It was probably unfair and untrue — the remark one of my colleagues passed while standing in the queue at five to ten waiting for the doors of the Personal Computer Show at Olympia to open — that the large group of camera-dangled Japanese were the long-awaited MSX delegation. After all, the gentlemen in question looked suitably sober, whereas the real MSX delegation must have been doubled over in laughter at the extraordinary snub they had purposely offered to Europe’s most prestigious micro trade show.

For on Wednesday 19th of September, the trade and press day for the PCW Show, microcomputer journalists had been jetted to the shores the Mediterranean for a day trip to Juan-Les-Pins for the official launch of the MSX range of machines.

The Japanese are now set to conquer, preferably trampling underfoot British micros which may not have been a great hit in the States, but have nevertheless set the pace of development in an extraordinary way. The massive press campaign is starting, hoping to persuade us into forgetting that MSX is sadly sub-standard. In fact it’s over-rated, over-priced and over here. I have heard the argument that MSX will not seriously affect the existing Spectrum market because MSX — (machines that look cosy beside your expensive hi-fi cabinets) — will attract a new market, the middle-aged nouveau hacker. Well that may be the case, but I think it’s ignoring the fact that with a soundly established range of micros on the market which all accept a single type of cassette software houses in their own interests are bound to treat that market more seriously in the end. Will we see the day when the occasional Spectrum game is issued solely for the prestige value it brings?

The British have always been a bit quaint when it comes to commercial exploitation of a new invention. We have a history of egocentric genius inventors failing to make the big international grade with a good idea. Yet we British also love what they represent, the unquenchable spirit to create. Americans develop in close-knit teams, Japanese design in hit-squads, but the British invent alone. Well it’s not all true of course, but I bet if you ask most people who designed and built the Spectrum they all answer, Sir Clive Sinclair! (No one would seriously consider anything as unromantic as Sinclair Research). This propensity of ours for deifying a figurehead has its drawbacks though. It may put too much pressure on the person, disenabling the function of thinking clearly. It may cause everyone to overlook the fact that the person may not be the ideal one to market the invention properly. I’m not saying that Sinclair Research hasn’t done well generally, but the Spectrum has failed to really catch the attention of the international market despite its time advantage. Sir Clive himself seems to have taken a rather micro-utopian view of his machines and has a distinct impression of the future that has forgotten that his best machine (certainly the most successful) is a games machine competing in a market where other machines have advantages that the Spectrum could have had — indeed, could still have.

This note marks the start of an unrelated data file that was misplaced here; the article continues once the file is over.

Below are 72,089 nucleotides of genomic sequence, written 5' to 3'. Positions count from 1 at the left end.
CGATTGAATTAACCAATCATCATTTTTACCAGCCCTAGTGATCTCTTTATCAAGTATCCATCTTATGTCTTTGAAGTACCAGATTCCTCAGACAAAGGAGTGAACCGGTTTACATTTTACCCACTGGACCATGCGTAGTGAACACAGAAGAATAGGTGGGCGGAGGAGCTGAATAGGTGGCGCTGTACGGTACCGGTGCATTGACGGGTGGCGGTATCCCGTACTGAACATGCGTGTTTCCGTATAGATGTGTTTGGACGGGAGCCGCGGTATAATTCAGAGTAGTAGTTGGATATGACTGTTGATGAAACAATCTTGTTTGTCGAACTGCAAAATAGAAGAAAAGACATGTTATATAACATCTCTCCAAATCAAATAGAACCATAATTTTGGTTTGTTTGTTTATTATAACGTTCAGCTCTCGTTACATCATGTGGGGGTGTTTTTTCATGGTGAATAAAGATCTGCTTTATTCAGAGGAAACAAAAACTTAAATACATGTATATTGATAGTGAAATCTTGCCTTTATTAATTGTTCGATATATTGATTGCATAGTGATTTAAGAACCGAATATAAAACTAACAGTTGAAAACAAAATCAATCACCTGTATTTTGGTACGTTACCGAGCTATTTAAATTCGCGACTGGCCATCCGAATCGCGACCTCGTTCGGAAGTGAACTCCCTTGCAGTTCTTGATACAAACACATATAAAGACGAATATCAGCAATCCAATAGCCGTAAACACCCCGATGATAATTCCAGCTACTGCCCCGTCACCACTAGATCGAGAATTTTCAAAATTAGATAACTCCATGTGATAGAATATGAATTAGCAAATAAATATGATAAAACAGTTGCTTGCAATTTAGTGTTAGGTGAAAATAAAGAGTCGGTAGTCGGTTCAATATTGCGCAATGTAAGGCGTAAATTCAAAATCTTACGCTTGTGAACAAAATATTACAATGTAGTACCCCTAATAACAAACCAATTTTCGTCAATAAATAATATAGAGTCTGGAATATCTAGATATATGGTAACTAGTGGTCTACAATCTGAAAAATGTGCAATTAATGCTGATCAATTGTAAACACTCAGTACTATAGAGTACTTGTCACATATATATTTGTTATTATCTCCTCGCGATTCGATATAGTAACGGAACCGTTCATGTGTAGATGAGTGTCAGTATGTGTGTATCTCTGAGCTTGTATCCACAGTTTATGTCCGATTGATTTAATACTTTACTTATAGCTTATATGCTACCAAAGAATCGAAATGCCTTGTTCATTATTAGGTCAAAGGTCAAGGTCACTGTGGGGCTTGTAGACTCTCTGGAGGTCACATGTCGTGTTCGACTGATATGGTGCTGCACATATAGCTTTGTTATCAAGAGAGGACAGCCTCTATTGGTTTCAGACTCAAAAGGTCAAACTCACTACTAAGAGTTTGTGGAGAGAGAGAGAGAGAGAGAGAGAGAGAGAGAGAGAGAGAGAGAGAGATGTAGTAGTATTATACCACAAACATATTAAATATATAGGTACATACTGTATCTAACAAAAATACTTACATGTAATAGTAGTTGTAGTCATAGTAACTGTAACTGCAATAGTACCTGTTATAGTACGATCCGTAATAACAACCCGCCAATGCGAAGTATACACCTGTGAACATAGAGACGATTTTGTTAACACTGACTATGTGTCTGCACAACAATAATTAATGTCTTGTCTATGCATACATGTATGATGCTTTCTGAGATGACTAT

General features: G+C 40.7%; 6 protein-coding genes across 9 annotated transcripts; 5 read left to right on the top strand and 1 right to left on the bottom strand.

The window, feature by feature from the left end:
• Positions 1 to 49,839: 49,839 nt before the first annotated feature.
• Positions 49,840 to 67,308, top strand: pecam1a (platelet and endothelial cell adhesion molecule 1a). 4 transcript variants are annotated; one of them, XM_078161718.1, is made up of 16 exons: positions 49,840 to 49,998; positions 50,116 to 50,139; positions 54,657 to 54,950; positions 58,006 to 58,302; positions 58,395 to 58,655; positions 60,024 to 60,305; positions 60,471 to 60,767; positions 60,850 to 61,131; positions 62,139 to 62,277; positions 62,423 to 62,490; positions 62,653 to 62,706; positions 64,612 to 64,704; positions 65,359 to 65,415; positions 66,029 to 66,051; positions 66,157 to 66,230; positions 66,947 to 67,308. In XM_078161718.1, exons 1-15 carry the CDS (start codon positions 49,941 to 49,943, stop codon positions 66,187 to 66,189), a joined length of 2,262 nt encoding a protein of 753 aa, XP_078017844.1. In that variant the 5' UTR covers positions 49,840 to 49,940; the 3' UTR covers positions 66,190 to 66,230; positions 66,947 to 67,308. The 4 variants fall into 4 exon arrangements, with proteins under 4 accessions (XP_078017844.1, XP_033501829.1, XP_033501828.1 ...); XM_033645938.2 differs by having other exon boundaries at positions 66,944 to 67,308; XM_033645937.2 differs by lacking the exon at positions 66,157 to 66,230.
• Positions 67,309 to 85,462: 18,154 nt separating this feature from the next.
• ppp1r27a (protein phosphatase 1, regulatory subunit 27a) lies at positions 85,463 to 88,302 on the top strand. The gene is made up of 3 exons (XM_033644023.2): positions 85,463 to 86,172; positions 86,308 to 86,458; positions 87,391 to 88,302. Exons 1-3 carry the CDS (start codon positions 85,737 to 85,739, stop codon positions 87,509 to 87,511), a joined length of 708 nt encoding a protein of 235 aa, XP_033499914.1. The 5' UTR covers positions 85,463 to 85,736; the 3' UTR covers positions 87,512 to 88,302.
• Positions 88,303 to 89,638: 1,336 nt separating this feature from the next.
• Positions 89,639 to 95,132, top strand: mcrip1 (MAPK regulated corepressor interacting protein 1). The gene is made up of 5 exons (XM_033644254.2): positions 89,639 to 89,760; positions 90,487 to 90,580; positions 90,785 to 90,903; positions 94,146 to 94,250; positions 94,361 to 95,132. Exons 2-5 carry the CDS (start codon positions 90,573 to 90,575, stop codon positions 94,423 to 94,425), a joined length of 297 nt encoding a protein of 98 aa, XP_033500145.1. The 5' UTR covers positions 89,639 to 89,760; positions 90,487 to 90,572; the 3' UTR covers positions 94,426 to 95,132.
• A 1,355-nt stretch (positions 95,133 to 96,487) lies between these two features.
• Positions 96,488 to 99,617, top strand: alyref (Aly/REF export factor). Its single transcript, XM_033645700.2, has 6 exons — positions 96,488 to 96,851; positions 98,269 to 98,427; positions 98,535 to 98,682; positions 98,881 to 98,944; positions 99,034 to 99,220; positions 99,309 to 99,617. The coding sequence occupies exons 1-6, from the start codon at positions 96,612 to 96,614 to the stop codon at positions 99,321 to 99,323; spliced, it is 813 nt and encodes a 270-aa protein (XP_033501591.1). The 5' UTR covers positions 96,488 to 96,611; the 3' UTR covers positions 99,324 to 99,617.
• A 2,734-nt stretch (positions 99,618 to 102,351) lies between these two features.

Spectrum owners have been almost fanatically loyal but the most common complaint nevertheless is about its sound capabilities. Recent translations of games from the Commodore 64 with its far more arcade-like graphics, have still shown well against the 64 originals, indeed in many cases have actually been an improvement. Yet we still have to look at games that are prevented from being graphically better than anything on the 64 because of the colour attribute problems. I’ve lost count of the times that a CRASH review has said, ‘lacks colour, but this avoids the worst problems of attributes’.

I don’t know how much these two extras would cost, whether they should be considered as something to be built into a new series of Spectrums or offered as an add-on unit, but I do think Sinclair Research should seriously consider them. There was talk, at one point earlier this year, of designing a new Spectrum somewhere in between the existing one and the QL, still a games machine but with a better keyboard (perhaps), sound and video display. Perhaps the arrival of MSX has made it commercially impossible to expend time and marketing money to ensure the sale of what would be an entirely new machine. But if that is the case (as I suspect it is) then the other alternative must be considered urgently. It seems a terrible pity to throw away all that Spectrum programmers have achieved in such an astonishingly short time, by letting it become swamped by inferior machines. After all, the design of the Spectrum may have been due to the genius of one man’s vision (and a dedicated team of electronics designers), but the scale of its success is also due to the extraordinary levels of invention by games programmers. The Spectrum no longer belongs to Sir Clive Sinclair to do with as he will. I am convinced that with drastically improved sound and graphics display, taken together with some of the marvellous programs that are currently being developed, that the Spectrum will stem the MSX floodtide, and then perhaps software houses will still see the computer as a viable machine in the future for those people who genuinely enjoy playing games that are more than games but mind- and reaction-stretching vehicles, and leave MSX to be the middle-aged coffee table toy where it need do no more harm than any TV encased in a fake rosewood cabinet.


Good news for fans of our comic strip from Ultimate. In both the December and Christmas Special issues, there will be a double helping of Jetman presented as a double-page spread. Judging by many of your letters, Jetman has become a firm favourite, so we are very pleased that Ultimate are happy to supply us with more pages of the idiot space hero for the Christmas period.